The Carolina Dog, together with the Basketmaker Dog and the Kentucky Shell Heap Dog, is native to North America. Unfortunately, the former two breeds are now extinct, which means that the Dixie Dingo is definitely the oldest of all American dog breeds today. It’s been present in this part of the world for more than 8.000 years, long before the first European colonists. There’s no doubt that this dog is truly a legit part of the American history. So, I wonder, is there any proud American who wouldn’t love to have such an inseparable part of the national history in his/her home? I doubt so! That’s why the American Dingo is so special. But let’s be honest, this is not the breed for everyone. Like all other semi-feral (pariah) dogs, the American Pariah is very primitive and independent canine that demands a lot of attention and training to get accustomed to the captive way of life. It will require a good amount of time, patience and understanding, which is why this dog is not recommended for inexperienced owners. Nonetheless, some of you are probably already eager to buy a puppy, but you have to know that it won’t be an easy task for all of you. You see, the Carolina Dog is in the group of rare dog breeds, and the price of puppies can go up to 2.000$, which definitely might be too much for some. However, if you’re looking for a unique and truly primitive dog, a real living fossil, then this is your excellent pick!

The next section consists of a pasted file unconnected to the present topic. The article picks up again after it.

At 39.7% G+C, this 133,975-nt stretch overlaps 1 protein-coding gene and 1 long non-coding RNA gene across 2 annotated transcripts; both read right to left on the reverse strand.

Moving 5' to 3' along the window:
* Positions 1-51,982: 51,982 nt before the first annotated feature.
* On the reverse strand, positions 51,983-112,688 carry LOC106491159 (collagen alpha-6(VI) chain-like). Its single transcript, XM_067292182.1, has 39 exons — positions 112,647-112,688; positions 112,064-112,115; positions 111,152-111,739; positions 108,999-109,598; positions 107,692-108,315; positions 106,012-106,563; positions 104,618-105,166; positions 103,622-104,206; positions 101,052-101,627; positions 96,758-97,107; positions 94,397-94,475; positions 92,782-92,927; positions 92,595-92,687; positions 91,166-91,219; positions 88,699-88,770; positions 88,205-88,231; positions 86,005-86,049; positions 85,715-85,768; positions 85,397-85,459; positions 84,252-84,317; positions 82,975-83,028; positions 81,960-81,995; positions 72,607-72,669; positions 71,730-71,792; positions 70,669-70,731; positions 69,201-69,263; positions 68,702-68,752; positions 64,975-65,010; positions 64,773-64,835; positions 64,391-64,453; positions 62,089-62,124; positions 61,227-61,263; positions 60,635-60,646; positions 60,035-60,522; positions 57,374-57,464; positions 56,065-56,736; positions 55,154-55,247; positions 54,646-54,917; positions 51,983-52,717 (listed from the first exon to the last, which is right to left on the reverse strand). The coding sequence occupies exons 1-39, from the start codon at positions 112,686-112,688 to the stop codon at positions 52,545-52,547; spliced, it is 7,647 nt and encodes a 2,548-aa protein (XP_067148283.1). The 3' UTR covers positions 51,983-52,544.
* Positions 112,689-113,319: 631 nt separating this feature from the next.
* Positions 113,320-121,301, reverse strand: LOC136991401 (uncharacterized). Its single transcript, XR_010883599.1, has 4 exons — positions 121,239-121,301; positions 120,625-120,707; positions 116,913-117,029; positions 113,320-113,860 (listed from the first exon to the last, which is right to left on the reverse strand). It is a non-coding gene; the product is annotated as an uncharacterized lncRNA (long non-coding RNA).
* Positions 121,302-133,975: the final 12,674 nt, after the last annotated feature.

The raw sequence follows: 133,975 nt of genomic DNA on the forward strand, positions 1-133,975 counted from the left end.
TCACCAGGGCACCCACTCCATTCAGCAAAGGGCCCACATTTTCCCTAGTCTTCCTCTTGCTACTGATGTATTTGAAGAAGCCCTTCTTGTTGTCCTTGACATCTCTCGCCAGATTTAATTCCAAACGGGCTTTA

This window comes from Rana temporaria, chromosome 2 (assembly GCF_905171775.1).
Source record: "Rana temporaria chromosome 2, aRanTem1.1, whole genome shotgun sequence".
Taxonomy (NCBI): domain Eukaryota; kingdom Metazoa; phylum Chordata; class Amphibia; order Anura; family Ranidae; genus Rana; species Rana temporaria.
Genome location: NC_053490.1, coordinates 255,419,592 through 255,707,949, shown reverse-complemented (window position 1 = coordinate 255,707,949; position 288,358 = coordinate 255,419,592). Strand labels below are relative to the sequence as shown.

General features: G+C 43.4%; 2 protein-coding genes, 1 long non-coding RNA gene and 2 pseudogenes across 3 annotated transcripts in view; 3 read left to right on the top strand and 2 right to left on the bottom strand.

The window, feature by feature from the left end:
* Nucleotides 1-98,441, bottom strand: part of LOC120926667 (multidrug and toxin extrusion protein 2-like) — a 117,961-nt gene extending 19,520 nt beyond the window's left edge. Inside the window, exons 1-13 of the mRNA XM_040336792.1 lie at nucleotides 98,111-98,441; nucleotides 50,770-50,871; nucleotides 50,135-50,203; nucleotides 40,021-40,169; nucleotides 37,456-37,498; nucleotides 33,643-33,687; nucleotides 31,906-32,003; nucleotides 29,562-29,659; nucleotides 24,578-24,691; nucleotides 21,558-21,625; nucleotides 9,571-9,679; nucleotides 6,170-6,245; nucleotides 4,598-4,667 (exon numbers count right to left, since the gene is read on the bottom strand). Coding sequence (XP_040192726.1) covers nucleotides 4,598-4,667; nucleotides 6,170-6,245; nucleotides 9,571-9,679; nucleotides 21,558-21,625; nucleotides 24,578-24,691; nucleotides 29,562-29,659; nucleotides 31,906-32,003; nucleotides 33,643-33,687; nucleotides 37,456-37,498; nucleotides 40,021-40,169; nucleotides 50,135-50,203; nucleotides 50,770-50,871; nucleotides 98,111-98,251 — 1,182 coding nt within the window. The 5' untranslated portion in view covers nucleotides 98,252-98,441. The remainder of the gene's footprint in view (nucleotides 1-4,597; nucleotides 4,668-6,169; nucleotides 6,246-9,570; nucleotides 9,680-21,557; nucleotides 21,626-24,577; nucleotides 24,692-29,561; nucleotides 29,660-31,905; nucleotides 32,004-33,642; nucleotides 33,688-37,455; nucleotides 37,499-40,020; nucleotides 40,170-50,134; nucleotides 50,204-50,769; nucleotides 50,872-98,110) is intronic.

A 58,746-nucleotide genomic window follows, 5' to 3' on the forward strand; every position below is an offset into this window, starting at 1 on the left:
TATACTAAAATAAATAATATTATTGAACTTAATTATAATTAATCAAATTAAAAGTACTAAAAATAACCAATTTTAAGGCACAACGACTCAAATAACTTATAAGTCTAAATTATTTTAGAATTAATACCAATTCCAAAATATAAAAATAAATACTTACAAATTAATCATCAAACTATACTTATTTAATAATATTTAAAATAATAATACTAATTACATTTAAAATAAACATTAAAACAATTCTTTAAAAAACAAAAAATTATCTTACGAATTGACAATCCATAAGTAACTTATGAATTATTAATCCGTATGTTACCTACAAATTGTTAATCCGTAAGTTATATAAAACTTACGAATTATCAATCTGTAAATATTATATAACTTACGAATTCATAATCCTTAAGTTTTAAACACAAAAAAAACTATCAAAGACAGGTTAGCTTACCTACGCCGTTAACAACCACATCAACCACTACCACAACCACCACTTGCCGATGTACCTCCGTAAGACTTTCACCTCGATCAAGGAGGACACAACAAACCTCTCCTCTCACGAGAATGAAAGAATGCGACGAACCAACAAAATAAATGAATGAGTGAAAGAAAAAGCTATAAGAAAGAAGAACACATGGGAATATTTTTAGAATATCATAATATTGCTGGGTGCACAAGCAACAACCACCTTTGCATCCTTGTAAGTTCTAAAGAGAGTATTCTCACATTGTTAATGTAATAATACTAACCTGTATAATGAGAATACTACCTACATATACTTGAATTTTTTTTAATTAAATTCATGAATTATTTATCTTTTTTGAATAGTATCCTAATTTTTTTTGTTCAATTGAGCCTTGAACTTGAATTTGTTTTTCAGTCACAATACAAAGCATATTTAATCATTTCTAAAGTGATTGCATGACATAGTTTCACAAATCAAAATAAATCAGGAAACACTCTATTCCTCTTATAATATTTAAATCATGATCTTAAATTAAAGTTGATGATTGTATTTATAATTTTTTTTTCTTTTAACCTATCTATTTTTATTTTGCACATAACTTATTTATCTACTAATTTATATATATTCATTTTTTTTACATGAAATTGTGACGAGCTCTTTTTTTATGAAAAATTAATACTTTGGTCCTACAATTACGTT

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7 thoughts on “Carolina Dog Breed Info And Characteristics

  1. Tom

    Hi guys, I’d need your help on this. I work in a local animal shelter and couple months ago somebody found this cute approx 2yo girl roaming around a local lake side, she was fit (17kgs, now is 19kg and does not gain any more) but kind of lonely nad depressed. I worked a little bit with her and she shows all the traits to be a Carolina dog but it’s impossible to tell as this breed is very rare where I live.

    She digs “nose pits”, has impossibly good tracking skills and amazing nose – finds hidden treats 100% precision, also moles, mice and other creatures. She eats soil :) and some herbs in the forest with a picky taste, always same ones. Also she hates men in general (human and dogs) and loves girls (human, female dogs are ok-ish but not too long).

    I want to adopt her and give her a proper training and diet but identification is crucial here since we know nothing about her past. Do you guys thing that could be a Carolina dog? Also the color is strange, like amstaff’s “buck skin” but I’ve seen pics online of Carolina dog in that color so not sure any more. I’ll add some pics of our dog. Thanks!